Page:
Does this backpack smile at you? Scientists discover why we see faces in everyday objects | News from science and technology
Humans seem hardwired to see faces in everyday objects like clouds, moon, and tree trunks – some have even seen an imaginary Jesus in cheese on toast.
But until now, scientists haven’t fully understood why this is and what the brain does when it interprets visual signals as human-like faces.
However, researchers have found evidence suggesting that it is related to the same cognitive processes that the brain uses to identify and analyze real human faces.
Professor David Alais, lead author of the study from the University of Sydney School of Psychology, said: “From an evolutionary point of view, the advantage of not missing a face seems to far outweigh errors when inanimate objects are viewed as faces.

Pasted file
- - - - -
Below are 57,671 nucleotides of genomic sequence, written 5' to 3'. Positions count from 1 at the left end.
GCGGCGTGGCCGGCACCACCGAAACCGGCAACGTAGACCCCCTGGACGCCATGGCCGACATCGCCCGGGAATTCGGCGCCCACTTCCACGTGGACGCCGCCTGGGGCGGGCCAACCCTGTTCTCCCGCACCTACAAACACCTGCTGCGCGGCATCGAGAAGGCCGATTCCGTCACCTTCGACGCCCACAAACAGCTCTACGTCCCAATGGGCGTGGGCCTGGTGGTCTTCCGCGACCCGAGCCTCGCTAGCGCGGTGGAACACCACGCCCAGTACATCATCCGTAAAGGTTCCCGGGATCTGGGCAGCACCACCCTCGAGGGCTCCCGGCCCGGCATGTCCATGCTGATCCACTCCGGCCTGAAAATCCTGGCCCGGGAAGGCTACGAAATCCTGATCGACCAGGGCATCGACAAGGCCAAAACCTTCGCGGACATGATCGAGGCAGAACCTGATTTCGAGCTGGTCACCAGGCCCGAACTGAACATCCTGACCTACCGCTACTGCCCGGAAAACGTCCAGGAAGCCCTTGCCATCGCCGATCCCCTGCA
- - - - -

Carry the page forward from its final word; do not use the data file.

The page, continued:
“There is a great advantage in recognizing faces quickly, but the system plays ‘fast and easy’ by applying a rough template of two eyes over the nose and mouth.
“Many things can fulfill this template and thus trigger a face recognition reaction.”
Researchers say that this facial recognition in the brain happens at lightning speed – within a few hundred milliseconds.
Prof. Alais said: “We know that these objects are not real faces, but the perception of a face remains. We end up with something strange – a parallel experience that it is both a compelling face and an object.
This mistake is known as facial spareidolia and is so common that people accept the idea of recognizing faces in objects as normal.
Man not only imagines faces, but also gives them emotional attributes.
Experts say this happens because, as a deeply social being, simply recognizing a face is not enough.
According to the study published in the Proceedings of the Royal Society B, once a fake face is recognized by the brain, it is analyzed for its facial expression in the same way as a real face.
“We have to read the face’s identity and recognize its expression. Are you a friend or an enemy? Are you happy, sad, angry, in pain? ”Explained Prof. Alais.
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